Is there value in agents offering mortgage broking services?

The real estate and mortgage broking industries are divided on whether it is ethical or effective for the same company to offer both types of service

Real estate agents may be a much less cynical bunch than mortgage brokers if a comprehensive national survey is any guide.

It turns out that agents are more open-minded than brokers on the controversial issue of convergence – that is, whether it’s ethical or effective for the same company to offer both real estate and broking services.

More than 900 professionals took part in the exclusive survey, with 89.6 per cent based in the mortgage or real estate sectors. The other 10.4 per cent were from associated industries such as financial planning, banking, insurance, superannuation and SMSF advice.

One of the survey’s key findings was that real estate professionals generally accept bringing property and finance under the one roof, while mortgage professionals generally don’t. The survey also found that respondents with less professional experience are warmer on the idea of convergence than those with more professional experience.

Another of the survey’s key finding was obvious – professionals who work for a company that combines both services are more supportive of the idea than those who don’t. However, perhaps surprisingly, professionals who previously worked for a company that combines real estate and broking are significantly less supportive than those who currently do. They are also less supportive – on some specific questions – than professionals who have never worked for such a company.

Respondents provided a range of reasons for why they supported or opposed convergence. From a consumer’s perspective, the main benefit was considered to be the convenience of a one-stop shop, while the main concern was that finance details might be shared with an agent. From a company’s perspective, the main benefit was diversified revenue, while the main concern was a potential conflict of interest.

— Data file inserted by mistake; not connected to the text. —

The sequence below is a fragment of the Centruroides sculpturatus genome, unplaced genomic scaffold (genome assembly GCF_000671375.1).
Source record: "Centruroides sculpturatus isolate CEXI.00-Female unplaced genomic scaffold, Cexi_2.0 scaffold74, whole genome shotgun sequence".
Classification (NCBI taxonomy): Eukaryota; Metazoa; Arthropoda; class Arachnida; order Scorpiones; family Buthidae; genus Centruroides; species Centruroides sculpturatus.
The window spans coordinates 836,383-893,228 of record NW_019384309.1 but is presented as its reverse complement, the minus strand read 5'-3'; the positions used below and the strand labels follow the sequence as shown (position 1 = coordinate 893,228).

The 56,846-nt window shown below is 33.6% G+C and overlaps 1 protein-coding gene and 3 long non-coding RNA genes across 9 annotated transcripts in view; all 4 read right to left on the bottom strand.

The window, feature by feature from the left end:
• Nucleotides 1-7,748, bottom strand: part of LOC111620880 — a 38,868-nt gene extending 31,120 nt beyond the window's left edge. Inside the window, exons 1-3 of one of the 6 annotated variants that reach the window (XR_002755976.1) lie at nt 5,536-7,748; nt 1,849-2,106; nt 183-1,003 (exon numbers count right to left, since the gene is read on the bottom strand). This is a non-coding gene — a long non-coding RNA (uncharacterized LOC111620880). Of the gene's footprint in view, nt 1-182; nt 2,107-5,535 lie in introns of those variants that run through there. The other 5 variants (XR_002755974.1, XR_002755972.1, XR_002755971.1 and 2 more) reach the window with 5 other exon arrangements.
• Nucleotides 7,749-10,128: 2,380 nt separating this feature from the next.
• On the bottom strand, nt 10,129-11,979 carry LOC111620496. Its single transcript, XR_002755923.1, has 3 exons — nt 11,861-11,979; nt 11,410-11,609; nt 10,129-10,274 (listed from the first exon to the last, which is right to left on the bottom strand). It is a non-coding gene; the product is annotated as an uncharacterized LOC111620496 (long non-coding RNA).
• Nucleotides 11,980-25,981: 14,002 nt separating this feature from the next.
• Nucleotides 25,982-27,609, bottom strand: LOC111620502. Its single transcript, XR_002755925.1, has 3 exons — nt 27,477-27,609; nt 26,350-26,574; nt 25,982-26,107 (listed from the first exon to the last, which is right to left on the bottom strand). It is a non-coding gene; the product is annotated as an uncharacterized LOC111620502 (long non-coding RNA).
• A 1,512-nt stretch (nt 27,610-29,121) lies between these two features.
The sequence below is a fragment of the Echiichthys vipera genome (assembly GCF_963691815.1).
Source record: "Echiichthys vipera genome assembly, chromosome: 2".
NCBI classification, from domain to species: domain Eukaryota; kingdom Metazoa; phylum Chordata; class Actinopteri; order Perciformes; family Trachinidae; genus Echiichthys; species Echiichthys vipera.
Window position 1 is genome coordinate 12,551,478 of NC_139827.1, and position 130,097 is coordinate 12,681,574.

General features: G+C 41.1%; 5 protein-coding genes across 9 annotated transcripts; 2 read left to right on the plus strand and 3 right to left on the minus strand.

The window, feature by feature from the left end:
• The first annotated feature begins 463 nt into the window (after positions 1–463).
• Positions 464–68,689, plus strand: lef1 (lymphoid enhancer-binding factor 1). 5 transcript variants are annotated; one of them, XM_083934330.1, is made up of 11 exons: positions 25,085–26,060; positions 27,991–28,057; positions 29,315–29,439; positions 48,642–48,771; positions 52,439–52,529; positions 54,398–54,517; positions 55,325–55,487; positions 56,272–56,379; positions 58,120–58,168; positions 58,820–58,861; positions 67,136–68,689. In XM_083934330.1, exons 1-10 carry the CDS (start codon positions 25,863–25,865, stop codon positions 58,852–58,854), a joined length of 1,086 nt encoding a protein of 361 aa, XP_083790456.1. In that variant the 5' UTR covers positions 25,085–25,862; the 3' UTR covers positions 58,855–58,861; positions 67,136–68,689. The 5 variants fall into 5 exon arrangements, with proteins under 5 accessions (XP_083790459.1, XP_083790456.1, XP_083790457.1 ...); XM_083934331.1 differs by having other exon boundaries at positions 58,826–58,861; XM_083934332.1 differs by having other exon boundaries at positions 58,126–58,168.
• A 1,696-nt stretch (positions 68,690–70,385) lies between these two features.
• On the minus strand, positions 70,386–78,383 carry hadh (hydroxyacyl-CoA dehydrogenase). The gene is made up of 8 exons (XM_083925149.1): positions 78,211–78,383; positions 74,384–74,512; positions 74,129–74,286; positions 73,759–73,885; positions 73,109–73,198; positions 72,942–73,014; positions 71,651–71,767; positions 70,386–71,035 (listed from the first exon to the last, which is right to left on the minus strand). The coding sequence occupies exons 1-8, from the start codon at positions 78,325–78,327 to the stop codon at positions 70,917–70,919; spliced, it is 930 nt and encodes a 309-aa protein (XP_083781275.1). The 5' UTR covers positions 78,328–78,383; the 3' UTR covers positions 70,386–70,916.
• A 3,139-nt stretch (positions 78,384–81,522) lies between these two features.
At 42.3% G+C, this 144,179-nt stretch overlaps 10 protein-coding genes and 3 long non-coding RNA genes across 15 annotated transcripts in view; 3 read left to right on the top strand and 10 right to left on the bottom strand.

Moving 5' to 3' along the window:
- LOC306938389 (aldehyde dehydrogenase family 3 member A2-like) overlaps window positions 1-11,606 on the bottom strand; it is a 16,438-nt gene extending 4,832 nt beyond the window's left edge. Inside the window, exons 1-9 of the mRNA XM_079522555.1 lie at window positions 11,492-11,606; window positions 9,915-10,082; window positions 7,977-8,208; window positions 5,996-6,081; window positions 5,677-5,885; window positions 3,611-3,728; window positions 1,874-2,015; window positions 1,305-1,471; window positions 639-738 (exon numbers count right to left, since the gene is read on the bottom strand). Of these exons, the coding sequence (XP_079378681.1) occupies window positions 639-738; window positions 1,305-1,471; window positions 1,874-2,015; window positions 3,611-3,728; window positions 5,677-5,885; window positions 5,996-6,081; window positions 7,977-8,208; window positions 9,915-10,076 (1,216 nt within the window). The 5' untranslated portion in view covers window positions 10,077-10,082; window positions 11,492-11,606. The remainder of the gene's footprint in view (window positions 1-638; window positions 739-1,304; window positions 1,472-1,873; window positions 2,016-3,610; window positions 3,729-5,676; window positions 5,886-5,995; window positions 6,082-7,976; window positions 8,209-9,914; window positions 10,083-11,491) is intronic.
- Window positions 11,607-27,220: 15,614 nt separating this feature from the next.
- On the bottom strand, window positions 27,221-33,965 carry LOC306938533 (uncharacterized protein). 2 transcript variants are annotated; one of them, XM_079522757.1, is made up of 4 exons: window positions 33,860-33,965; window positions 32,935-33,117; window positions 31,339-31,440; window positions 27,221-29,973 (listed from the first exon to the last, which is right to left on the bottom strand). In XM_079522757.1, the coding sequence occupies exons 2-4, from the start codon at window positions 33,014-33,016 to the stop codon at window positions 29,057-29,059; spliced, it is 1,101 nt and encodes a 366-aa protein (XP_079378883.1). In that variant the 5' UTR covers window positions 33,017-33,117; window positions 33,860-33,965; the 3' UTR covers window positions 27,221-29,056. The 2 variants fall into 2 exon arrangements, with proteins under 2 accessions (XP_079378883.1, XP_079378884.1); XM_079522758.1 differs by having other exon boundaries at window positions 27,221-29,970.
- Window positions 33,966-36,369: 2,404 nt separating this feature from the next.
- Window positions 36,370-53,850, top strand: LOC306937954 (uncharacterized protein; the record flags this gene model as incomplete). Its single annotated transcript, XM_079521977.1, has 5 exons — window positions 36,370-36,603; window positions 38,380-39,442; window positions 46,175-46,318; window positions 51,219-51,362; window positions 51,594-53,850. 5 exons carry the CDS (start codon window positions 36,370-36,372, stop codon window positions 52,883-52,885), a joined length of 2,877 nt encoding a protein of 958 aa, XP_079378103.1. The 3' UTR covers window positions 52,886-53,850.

Survey overview

REB+ has produced a comprehensive survey that not only covers all states and territories but also a range of industries, job types and experience levels.

Nine in 10 respondents were real estate agents, property managers or mortgage brokers, with the remainder consisting of bankers, financial planners and other related professionals.

Convergence survey graph 1

 

Convergence remains controversial

The barriers between real estate sales, mortgage broking, and other related services have shrunk in recent years, as more and more companies have been seduced by the potential of cross-selling.

However, as the survey reveals, large numbers of professionals remain unconvinced by the strategy, either because they feel it’s bad for businesses or bad for consumers – or both.

 

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Potential client benefits are limited

Most professionals believe that clients receive little benefit when companies offer both real estate and broking services, despite the one-stop shop convenience.

One particularly cynical group of respondents were those professionals who had previously worked for a group that offered both real estate and broking services.

 

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Potential client pitfalls are also limited

Just as there is a general view that clients don’t benefit from convergence, there is also a general view that they don’t suffer.

Convergence has its champions and its critics. It also has its fair share of apathetic observers.

 

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Convergence can be smart business

The survey found that only 9.1 per cent of respondents believe that businesses can never benefit from offering both real estate and broking services.

In other words, most professionals believe that convergence can be a clever business strategy if properly implemented.

 

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Danger: conflict of interest ahead

The survey found that most professionals have a nuanced view of convergence, with only a small minority of respondents being committed supporters or detractors.

On the one hand, professionals believe that convergence can make businesses more profitable; on the other hand, they recognise that businesses can misapply the strategy.

 

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